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BCHA Working to Protect Our Trail Access

BCHA Working to Protect Our Trail Access

Read More about BCHA's Response about E-Bikes


August 21, 2020

Sent via email to: and
Andrew Ellis
NEPA Planner
U.S. Forest Service
Lincoln National Forest
Smokey Bear Ranger District
901 Mechem Drive, Ruidoso, NM 88345
RE: Hale Lake Area Management Project, Draft Environmental Assessment (#56577)
Dear Mr. Ellis:
We appreciate the opportunity to comment on the Draft Environmental Assessment (Draft EA) for the
Hale Lake Area Management Project. We recognize that motorized recreation represents a valid and
important form of recreational activity among our nation’s system of public lands. We value the multiple
uses that comprise public enjoyment of, and provide transport throughout, our national forests.
Back Country Horsemen of America
Founded in 1973, BCHA is a national 501(c)(3) non-profit service organization. Our mission is to
perpetuate the common-sense use and enjoyment of horses in America's back country and Wilderness
and to ensure that public lands remain open to recreational stock use. A large part of our mission
includes assisting the various government agencies and non-profit organizations in the maintenance and
management of public trails and horse camps.
Back Country Horsemen of New Mexico
Back Country Horsemen of New Mexico was founded in the fall of 1991 due to the closure of the Holy
Ghost campground to horse camping. Our members are dedicated to the enjoyment of horses in
America’s back country and wilderness, and to ensure that public lands remain open to recreation use.
Volunteerism is a very important part of this vision; it’s imperative this be carried through in agency
conditions, standards, guidelines and objectives. In 2019, BCHNM’s volunteers contributed nearly
5,000 hours on service projects in national forests throughout New Mexico.
New Mexico Horse Council
Founded in 1970, the New Mexico Horse Council (NMHC) is a 501(c)(4) organization established to
represent the diverse equine interests and values in New Mexico. The Council is also the state chapter of
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the American Horse Council – which is a nation-wide equine organization. The Mission of the NMHC is to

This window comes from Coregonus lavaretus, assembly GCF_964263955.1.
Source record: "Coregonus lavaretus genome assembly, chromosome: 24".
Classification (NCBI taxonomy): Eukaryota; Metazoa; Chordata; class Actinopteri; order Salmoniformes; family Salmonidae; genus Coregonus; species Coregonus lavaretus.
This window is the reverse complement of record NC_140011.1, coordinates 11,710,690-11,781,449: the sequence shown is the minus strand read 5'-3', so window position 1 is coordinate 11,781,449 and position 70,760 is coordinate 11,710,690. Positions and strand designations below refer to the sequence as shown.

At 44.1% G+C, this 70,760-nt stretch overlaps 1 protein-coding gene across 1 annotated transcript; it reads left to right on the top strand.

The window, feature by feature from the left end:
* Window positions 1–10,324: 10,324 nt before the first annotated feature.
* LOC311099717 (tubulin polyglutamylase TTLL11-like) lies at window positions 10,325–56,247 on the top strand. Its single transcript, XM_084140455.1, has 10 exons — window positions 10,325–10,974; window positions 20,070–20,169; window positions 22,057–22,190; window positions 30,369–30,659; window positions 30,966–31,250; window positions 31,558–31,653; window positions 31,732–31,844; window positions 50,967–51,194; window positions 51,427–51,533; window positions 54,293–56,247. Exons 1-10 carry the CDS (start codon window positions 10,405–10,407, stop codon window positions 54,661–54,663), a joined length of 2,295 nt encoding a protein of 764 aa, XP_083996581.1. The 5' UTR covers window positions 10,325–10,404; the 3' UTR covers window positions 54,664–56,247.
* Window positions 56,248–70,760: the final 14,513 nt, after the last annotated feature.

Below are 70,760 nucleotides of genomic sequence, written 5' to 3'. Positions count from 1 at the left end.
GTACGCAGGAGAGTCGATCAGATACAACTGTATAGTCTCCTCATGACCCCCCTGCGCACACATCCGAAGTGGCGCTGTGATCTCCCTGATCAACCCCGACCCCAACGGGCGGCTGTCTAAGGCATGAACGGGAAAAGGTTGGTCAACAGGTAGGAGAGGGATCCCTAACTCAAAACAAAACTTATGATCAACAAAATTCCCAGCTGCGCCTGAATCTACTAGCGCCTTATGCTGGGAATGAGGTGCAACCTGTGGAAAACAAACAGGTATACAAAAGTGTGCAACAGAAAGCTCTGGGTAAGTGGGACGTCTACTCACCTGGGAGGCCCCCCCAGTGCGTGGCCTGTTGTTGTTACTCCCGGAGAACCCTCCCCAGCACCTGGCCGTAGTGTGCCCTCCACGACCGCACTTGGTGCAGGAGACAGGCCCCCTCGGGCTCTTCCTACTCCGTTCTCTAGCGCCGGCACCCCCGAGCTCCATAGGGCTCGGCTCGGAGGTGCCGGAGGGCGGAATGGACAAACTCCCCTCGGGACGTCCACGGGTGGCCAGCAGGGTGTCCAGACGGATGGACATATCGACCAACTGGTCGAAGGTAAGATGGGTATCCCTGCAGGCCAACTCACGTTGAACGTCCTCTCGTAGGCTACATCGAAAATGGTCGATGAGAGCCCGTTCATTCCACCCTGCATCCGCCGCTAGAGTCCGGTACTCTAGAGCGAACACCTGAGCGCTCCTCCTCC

act on behalf of the New Mexico Equine Community through education and promotion of activities
benefitting all equine interests. The Council believes that by keeping an open dialogue with federal,
state and local agencies, the equine interest’s and values in New Mexico will be maintained for present
and future generations.
New Mexico Sportsmen
New Mexico Sportsmen was founded in 1995 and is a state-wide group of sportsmen concerned about
the management and administration of public lands in New Mexico. Our Mission to promote the use of
best available science to manage and preserve the ecological integrity of public lands for the benefit of
fish and wildlife in New Mexico and throughout North America. Many of our members enjoy hiking,
backpacking and trail riding on public lands and a high percentage utilize pack stock to further their
backcountry adventures.
New Mexico Wild
New Mexico Wild is a 501(c)(3) non-profit organization dedicated to the protection, restoration, and
continued enjoyment of New Mexico’s wildlands and wilderness areas, with thousands of members
across the state.
Specific Comments on Hale Lake Management Area EA
We support the view that motorized recreational uses should occur only on routes or in areas that have
been officially designated for motorized use. Specifically,
• We oppose the Proposed Action and its attempt to superimpose motorized use, in this case
electric motorized bicycles (e-Bikes), onto trails intended to be shared by hikers, equestrians and
others. Our primary concerns are safety, user conflict and the displacement of traditional nonmotorized users.
• The Proposed Action includes three formal parking/staging areas, formal trailheads, trail signage
and interconnected single-track looping routes for both motorized and non-motorized trail
users. The proposed trail system appears to be skewed heavily toward motorized use and could
require significant effort to address management and enforcement challenges, particularly
when the two proposed trail networks served by a joint trailhead/parking areas would be
separated only by Forest Road 443. Such safety hazards include unloading and loading of horses,
and riders heading to trail heads.
EA Proposes to Make Motorized a Dominate Use Throughout Both Trail Networks
We caution against the agency’s apparent desire to authorize motorized trail use throughout the
majority of both “Single-track network 1” and “Single-track network 2” of the Hale Lake management
area. The Draft EA describes existing unmet demand by the public for designated single-track
motorcycle trails within the District. As a result, Single-track network 2 is proposed wherein motorized
single-track trails would predominate. Doing so would appear to make sense, particular were the agency
to propose to simultaneously set aside the adjacent Single-track network 1 for non-motorized use. But
such is not the case, as the Draft EA includes proposals to authorize the following motorized uses within
Single-track network 1:
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1. Under the Proposed Action, Class 1 e-Bikes would receive a special vehicle designation, which
would allow for shared-use for e-Bikes with hiking, mountain biking and horseback riding among
the entire proposed trail system.
2. Under Alternative 2, all-terrain vehicle (ATV, or “4-wheeler”), motorcycle and side-by-side offhighway vehicle (OHV) use would be authorized on an approximately 11-mile trail loop that
comprises the existing Hale Canyon trail. The trail would essentially bisect Single-track network
1, from its northwest to southeast corners, while the remainder of the loop would establish OHV